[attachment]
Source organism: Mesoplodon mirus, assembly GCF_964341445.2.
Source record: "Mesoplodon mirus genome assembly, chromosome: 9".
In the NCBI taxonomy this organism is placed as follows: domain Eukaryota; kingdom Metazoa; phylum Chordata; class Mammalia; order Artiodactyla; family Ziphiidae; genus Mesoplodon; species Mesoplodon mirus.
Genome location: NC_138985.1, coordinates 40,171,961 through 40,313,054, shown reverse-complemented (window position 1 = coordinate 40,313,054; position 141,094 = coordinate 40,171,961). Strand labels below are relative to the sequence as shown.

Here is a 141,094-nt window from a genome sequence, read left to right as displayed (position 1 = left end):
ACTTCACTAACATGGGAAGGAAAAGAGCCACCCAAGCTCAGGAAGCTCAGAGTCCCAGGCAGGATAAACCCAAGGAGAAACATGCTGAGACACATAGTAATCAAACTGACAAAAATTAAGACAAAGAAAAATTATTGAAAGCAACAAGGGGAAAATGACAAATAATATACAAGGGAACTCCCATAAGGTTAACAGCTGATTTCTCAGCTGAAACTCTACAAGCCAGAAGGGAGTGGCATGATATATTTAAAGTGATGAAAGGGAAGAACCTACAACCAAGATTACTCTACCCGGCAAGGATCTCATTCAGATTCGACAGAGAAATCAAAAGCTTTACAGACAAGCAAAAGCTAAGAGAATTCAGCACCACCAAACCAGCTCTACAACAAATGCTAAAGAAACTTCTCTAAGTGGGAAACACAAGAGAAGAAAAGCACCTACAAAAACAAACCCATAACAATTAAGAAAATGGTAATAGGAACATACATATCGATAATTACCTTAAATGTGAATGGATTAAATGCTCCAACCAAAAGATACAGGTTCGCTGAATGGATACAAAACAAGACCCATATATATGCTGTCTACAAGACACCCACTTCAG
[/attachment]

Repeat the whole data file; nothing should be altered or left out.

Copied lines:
Source organism: Mesoplodon mirus, assembly GCF_964341445.2.
Source record: "Mesoplodon mirus genome assembly, chromosome: 9".
In the NCBI taxonomy this organism is placed as follows: domain Eukaryota; kingdom Metazoa; phylum Chordata; class Mammalia; order Artiodactyla; family Ziphiidae; genus Mesoplodon; species Mesoplodon mirus.
Genome location: NC_138985.1, coordinates 40,171,961 through 40,313,054, shown reverse-complemented (window position 1 = coordinate 40,313,054; position 141,094 = coordinate 40,171,961). Strand labels below are relative to the sequence as shown.

Here is a 141,094-nt window from a genome sequence, read left to right as displayed (position 1 = left end):
ACTTCACTAACATGGGAAGGAAAAGAGCCACCCAAGCTCAGGAAGCTCAGAGTCCCAGGCAGGATAAACCCAAGGAGAAACATGCTGAGACACATAGTAATCAAACTGACAAAAATTAAGACAAAGAAAAATTATTGAAAGCAACAAGGGGAAAATGACAAATAATATACAAGGGAACTCCCATAAGGTTAACAGCTGATTTCTCAGCTGAAACTCTACAAGCCAGAAGGGAGTGGCATGATATATTTAAAGTGATGAAAGGGAAGAACCTACAACCAAGATTACTCTACCCGGCAAGGATCTCATTCAGATTCGACAGAGAAATCAAAAGCTTTACAGACAAGCAAAAGCTAAGAGAATTCAGCACCACCAAACCAGCTCTACAACAAATGCTAAAGAAACTTCTCTAAGTGGGAAACACAAGAGAAGAAAAGCACCTACAAAAACAAACCCATAACAATTAAGAAAATGGTAATAGGAACATACATATCGATAATTACCTTAAATGTGAATGGATTAAATGCTCCAACCAAAAGATACAGGTTCGCTGAATGGATACAAAACAAGACCCATATATATGCTGTCTACAAGACACCCACTTCAG